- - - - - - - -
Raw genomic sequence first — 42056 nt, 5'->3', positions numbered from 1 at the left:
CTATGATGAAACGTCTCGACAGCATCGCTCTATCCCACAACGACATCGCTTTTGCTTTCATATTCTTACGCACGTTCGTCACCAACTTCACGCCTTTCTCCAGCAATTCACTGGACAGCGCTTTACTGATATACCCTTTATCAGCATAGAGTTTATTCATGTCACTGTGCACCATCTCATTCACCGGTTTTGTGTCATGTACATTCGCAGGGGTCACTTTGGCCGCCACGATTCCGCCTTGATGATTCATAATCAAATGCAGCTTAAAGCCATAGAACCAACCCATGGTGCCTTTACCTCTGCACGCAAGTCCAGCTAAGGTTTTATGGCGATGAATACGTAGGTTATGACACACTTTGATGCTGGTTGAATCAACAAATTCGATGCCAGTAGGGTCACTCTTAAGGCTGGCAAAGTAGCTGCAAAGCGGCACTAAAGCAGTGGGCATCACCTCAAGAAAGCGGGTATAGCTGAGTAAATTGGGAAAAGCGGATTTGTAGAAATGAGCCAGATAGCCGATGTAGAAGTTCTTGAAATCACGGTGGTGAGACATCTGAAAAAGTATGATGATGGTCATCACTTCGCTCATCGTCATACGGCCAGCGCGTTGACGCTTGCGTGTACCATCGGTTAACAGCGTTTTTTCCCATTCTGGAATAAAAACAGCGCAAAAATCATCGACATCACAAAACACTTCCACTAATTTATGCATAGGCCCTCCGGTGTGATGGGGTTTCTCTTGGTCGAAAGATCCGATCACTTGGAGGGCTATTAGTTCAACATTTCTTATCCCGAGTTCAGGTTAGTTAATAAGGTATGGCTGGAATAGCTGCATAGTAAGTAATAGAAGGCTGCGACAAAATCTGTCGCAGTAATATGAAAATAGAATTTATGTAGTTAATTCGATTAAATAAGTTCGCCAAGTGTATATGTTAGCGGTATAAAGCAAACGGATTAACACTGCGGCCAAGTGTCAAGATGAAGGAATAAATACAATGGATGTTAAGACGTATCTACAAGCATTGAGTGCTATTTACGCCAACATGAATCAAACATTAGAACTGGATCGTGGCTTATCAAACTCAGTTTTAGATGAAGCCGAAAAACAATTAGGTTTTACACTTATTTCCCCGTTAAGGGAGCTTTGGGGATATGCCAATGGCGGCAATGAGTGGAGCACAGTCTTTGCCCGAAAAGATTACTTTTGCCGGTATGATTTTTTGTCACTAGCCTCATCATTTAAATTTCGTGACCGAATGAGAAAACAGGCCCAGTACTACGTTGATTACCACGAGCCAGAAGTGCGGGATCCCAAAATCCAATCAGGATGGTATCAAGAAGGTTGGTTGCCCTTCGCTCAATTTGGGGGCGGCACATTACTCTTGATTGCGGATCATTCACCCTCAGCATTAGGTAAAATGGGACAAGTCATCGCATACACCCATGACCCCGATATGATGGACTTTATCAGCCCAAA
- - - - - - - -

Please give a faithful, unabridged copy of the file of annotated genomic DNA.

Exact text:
Raw genomic sequence first — 42056 nt, 5'->3', positions numbered from 1 at the left:
CTATGATGAAACGTCTCGACAGCATCGCTCTATCCCACAACGACATCGCTTTTGCTTTCATATTCTTACGCACGTTCGTCACCAACTTCACGCCTTTCTCCAGCAATTCACTGGACAGCGCTTTACTGATATACCCTTTATCAGCATAGAGTTTATTCATGTCACTGTGCACCATCTCATTCACCGGTTTTGTGTCATGTACATTCGCAGGGGTCACTTTGGCCGCCACGATTCCGCCTTGATGATTCATAATCAAATGCAGCTTAAAGCCATAGAACCAACCCATGGTGCCTTTACCTCTGCACGCAAGTCCAGCTAAGGTTTTATGGCGATGAATACGTAGGTTATGACACACTTTGATGCTGGTTGAATCAACAAATTCGATGCCAGTAGGGTCACTCTTAAGGCTGGCAAAGTAGCTGCAAAGCGGCACTAAAGCAGTGGGCATCACCTCAAGAAAGCGGGTATAGCTGAGTAAATTGGGAAAAGCGGATTTGTAGAAATGAGCCAGATAGCCGATGTAGAAGTTCTTGAAATCACGGTGGTGAGACATCTGAAAAAGTATGATGATGGTCATCACTTCGCTCATCGTCATACGGCCAGCGCGTTGACGCTTGCGTGTACCATCGGTTAACAGCGTTTTTTCCCATTCTGGAATAAAAACAGCGCAAAAATCATCGACATCACAAAACACTTCCACTAATTTATGCATAGGCCCTCCGGTGTGATGGGGTTTCTCTTGGTCGAAAGATCCGATCACTTGGAGGGCTATTAGTTCAACATTTCTTATCCCGAGTTCAGGTTAGTTAATAAGGTATGGCTGGAATAGCTGCATAGTAAGTAATAGAAGGCTGCGACAAAATCTGTCGCAGTAATATGAAAATAGAATTTATGTAGTTAATTCGATTAAATAAGTTCGCCAAGTGTATATGTTAGCGGTATAAAGCAAACGGATTAACACTGCGGCCAAGTGTCAAGATGAAGGAATAAATACAATGGATGTTAAGACGTATCTACAAGCATTGAGTGCTATTTACGCCAACATGAATCAAACATTAGAACTGGATCGTGGCTTATCAAACTCAGTTTTAGATGAAGCCGAAAAACAATTAGGTTTTACACTTATTTCCCCGTTAAGGGAGCTTTGGGGATATGCCAATGGCGGCAATGAGTGGAGCACAGTCTTTGCCCGAAAAGATTACTTTTGCCGGTATGATTTTTTGTCACTAGCCTCATCATTTAAATTTCGTGACCGAATGAGAAAACAGGCCCAGTACTACGTTGATTACCACGAGCCAGAAGTGCGGGATCCCAAAATCCAATCAGGATGGTATCAAGAAGGTTGGTTGCCCTTCGCTCAATTTGGGGGCGGCACATTACTCTTGATTGCGGATCATTCACCCTCAGCATTAGGTAAAATGGGACAAGTCATCGCATACACCCATGACCCCGATATGATGGACTTTATCAGCCCAAA